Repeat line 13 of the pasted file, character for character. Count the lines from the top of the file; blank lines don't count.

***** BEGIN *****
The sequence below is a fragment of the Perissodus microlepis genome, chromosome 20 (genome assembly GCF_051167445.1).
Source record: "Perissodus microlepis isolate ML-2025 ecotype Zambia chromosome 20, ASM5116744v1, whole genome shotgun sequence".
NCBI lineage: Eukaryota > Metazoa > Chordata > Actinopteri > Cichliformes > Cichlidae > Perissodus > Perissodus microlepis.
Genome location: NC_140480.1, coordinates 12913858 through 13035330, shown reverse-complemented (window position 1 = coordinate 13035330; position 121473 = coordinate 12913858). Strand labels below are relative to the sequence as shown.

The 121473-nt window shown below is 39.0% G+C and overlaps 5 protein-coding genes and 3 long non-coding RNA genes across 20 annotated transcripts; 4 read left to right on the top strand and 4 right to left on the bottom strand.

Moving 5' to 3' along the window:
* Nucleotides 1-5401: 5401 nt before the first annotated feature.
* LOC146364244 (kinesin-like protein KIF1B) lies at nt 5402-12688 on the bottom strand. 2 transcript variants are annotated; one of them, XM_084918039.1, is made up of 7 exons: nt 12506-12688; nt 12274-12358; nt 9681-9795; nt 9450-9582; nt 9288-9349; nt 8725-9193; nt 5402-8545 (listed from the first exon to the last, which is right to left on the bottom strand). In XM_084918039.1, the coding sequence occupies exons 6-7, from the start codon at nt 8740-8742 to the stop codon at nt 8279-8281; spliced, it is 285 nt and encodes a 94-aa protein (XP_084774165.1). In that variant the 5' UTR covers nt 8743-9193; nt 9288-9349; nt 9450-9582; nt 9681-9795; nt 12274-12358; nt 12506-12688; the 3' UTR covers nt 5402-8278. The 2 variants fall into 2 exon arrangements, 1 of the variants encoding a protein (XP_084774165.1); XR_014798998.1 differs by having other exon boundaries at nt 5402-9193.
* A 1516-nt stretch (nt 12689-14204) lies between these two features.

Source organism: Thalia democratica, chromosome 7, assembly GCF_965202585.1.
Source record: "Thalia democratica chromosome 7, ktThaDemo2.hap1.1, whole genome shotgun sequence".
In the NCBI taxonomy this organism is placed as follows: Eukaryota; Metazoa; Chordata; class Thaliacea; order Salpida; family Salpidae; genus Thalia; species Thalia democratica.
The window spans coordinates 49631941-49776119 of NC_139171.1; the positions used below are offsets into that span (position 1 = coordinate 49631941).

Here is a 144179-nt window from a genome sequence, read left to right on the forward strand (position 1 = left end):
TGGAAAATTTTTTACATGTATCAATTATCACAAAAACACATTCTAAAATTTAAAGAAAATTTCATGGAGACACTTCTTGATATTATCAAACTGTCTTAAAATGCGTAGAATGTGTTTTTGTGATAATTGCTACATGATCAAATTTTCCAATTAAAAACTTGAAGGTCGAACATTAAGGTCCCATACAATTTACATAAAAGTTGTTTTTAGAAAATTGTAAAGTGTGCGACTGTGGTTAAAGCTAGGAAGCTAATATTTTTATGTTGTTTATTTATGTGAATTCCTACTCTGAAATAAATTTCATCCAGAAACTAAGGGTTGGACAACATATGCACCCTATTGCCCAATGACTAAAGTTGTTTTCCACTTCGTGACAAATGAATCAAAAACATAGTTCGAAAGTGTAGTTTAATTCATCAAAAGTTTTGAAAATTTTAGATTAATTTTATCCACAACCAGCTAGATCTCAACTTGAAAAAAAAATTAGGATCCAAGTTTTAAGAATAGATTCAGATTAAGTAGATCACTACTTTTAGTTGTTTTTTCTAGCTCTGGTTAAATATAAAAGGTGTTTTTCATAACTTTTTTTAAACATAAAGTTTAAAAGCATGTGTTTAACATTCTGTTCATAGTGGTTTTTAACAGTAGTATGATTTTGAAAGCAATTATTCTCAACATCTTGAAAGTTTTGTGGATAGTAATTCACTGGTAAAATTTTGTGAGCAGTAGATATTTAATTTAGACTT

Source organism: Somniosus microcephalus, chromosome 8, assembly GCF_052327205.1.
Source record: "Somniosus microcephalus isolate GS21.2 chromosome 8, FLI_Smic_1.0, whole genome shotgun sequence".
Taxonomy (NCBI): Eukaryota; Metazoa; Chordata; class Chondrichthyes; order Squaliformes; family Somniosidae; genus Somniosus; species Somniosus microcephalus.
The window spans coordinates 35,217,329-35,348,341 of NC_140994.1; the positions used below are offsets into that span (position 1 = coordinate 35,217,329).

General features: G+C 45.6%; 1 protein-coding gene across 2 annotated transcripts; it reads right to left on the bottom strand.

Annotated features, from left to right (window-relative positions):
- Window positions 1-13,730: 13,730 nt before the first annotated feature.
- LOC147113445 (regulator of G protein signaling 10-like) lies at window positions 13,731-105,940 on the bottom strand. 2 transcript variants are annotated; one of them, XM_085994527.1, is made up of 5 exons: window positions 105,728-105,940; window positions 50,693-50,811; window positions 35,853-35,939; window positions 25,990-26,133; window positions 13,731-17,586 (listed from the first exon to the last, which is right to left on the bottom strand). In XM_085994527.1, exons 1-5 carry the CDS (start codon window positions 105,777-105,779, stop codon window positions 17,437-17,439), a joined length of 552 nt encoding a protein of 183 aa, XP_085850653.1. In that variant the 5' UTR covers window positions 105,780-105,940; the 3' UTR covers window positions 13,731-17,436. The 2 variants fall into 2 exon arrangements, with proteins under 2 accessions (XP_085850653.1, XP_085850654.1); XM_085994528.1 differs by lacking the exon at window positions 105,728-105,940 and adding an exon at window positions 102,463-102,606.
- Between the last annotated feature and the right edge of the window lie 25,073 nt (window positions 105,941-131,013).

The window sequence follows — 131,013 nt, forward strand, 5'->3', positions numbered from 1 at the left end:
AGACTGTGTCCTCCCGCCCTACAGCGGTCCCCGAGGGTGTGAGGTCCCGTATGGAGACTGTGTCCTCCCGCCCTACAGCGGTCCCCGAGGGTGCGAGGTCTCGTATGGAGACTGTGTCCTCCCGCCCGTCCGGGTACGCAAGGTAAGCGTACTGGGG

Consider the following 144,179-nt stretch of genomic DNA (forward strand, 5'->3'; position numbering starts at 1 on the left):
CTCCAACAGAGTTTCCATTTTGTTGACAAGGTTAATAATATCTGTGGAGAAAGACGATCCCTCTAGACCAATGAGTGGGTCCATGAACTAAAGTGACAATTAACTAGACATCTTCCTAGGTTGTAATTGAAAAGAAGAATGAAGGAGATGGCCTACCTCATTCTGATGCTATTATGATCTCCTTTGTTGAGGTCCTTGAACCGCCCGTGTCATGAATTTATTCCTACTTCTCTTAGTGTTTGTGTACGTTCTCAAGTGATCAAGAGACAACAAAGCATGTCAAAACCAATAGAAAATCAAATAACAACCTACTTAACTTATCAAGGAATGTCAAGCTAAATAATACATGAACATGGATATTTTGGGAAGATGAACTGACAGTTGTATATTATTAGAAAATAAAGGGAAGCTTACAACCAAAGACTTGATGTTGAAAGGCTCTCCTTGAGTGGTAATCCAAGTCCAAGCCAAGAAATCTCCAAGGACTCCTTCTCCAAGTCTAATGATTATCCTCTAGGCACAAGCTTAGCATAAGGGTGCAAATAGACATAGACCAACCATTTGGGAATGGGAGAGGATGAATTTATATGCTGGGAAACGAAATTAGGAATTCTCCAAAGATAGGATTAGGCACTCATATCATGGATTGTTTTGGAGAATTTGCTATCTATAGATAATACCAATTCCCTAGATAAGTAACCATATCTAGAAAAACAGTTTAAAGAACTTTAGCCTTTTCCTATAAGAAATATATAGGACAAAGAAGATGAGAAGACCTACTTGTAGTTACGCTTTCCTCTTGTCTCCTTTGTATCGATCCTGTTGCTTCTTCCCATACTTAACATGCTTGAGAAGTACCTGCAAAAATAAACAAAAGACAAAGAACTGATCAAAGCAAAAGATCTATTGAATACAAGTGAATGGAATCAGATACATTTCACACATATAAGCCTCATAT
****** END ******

The window spans coordinates 49631941-49776119 of NC_139171.1; the positions used below are offsets into that span (position 1 = coordinate 49631941).